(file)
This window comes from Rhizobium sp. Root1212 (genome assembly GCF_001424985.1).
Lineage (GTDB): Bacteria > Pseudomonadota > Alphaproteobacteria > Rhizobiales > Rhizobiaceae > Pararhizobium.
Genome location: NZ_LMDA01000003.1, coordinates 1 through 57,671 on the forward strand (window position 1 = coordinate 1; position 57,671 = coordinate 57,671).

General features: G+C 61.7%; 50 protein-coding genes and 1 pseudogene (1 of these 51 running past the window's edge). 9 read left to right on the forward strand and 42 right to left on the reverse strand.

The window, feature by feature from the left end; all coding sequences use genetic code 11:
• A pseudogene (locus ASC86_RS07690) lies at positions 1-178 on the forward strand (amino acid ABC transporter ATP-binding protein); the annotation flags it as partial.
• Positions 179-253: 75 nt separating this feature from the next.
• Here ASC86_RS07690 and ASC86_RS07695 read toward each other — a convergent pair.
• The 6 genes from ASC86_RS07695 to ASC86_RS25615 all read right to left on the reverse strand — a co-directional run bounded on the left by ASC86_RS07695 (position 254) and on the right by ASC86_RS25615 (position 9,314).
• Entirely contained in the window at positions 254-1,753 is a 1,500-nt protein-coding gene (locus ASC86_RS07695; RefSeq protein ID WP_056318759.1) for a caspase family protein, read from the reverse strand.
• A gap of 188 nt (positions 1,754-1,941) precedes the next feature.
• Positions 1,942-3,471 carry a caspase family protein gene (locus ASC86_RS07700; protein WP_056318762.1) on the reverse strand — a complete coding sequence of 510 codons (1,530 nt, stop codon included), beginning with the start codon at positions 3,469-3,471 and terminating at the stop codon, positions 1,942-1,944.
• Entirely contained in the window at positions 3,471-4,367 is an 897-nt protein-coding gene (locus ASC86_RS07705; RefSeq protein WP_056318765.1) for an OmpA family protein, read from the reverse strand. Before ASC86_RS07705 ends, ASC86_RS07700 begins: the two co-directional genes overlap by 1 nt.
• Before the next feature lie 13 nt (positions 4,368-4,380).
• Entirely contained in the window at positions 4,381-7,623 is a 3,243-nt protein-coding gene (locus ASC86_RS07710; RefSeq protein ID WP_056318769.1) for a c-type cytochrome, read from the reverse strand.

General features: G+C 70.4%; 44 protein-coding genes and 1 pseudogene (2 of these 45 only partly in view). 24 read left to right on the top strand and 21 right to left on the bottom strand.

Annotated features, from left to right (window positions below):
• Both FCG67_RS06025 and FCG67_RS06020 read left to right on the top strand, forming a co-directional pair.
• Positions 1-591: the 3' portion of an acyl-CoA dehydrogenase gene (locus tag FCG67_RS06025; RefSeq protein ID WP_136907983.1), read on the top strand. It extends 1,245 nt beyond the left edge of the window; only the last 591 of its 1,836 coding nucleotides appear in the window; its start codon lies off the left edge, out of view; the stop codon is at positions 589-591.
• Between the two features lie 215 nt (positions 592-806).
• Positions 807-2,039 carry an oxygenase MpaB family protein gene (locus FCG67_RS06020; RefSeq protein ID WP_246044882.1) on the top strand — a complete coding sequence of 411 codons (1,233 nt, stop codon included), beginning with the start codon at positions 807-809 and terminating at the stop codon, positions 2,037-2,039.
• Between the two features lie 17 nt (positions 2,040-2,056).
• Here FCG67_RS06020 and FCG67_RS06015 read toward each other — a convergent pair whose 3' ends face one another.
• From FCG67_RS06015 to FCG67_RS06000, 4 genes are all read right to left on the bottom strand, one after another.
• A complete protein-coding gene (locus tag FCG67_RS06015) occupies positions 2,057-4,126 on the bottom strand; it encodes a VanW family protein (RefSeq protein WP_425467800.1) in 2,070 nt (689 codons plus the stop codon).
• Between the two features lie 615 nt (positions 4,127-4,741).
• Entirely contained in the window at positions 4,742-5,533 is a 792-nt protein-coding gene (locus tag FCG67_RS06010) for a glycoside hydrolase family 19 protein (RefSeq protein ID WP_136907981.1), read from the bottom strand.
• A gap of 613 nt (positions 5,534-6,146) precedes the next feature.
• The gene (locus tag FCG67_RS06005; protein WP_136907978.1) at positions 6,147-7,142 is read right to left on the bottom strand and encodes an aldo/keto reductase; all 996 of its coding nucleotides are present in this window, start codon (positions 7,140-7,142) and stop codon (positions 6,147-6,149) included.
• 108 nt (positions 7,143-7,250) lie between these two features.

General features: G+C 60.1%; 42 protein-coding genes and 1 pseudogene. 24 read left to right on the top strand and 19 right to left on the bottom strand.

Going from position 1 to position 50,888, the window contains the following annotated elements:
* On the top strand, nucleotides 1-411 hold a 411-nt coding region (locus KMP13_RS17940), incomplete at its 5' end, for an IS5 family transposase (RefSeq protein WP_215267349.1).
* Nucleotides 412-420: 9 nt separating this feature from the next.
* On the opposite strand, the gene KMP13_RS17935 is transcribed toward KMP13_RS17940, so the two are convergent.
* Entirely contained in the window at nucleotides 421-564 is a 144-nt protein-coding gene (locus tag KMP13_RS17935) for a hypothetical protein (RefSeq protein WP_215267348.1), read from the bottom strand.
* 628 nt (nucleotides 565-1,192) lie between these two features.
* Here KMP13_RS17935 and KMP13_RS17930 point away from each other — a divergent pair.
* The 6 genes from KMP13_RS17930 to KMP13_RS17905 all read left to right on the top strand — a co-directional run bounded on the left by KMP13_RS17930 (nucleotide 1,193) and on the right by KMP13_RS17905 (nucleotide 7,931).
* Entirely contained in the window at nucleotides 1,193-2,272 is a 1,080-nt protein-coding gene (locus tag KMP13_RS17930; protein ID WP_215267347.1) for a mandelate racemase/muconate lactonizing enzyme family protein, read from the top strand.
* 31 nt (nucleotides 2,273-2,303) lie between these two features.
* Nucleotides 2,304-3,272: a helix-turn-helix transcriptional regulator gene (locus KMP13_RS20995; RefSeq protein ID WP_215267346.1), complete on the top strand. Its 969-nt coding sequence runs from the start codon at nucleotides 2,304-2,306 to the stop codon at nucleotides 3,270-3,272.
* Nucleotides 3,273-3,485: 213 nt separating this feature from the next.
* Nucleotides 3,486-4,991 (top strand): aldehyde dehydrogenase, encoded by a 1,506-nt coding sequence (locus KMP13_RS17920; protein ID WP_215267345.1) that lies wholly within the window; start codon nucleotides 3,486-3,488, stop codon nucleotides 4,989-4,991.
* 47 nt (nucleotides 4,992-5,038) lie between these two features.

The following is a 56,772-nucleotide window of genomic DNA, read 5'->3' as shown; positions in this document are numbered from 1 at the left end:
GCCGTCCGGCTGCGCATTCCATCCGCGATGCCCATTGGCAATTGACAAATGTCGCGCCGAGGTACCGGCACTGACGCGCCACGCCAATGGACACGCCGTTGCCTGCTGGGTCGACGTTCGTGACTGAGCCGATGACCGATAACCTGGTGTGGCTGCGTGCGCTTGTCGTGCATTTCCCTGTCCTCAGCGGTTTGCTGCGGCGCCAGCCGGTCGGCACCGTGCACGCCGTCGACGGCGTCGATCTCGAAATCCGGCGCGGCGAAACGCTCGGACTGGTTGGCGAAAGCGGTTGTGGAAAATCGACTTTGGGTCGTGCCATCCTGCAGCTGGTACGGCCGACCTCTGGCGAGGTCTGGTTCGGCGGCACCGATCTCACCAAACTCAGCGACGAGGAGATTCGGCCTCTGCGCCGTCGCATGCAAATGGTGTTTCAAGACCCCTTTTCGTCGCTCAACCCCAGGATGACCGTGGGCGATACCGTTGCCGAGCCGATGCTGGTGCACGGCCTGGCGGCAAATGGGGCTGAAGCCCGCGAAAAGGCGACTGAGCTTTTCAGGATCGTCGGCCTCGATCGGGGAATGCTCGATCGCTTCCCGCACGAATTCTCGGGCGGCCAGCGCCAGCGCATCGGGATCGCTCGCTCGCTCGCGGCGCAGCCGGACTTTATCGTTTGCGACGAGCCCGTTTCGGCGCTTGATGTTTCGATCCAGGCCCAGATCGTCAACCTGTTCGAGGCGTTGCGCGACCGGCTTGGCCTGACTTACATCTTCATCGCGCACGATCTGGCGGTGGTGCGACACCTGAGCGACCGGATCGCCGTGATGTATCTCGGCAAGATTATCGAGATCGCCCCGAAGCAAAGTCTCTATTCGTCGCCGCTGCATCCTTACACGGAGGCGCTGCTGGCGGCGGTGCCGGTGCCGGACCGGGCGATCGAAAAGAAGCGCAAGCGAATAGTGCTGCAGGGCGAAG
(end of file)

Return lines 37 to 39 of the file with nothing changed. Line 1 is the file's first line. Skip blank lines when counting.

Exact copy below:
* 628 nt (nucleotides 565-1,192) lie between these two features.
* Here KMP13_RS17935 and KMP13_RS17930 point away from each other — a divergent pair.
* The 6 genes from KMP13_RS17930 to KMP13_RS17905 all read left to right on the top strand — a co-directional run bounded on the left by KMP13_RS17930 (nucleotide 1,193) and on the right by KMP13_RS17905 (nucleotide 7,931).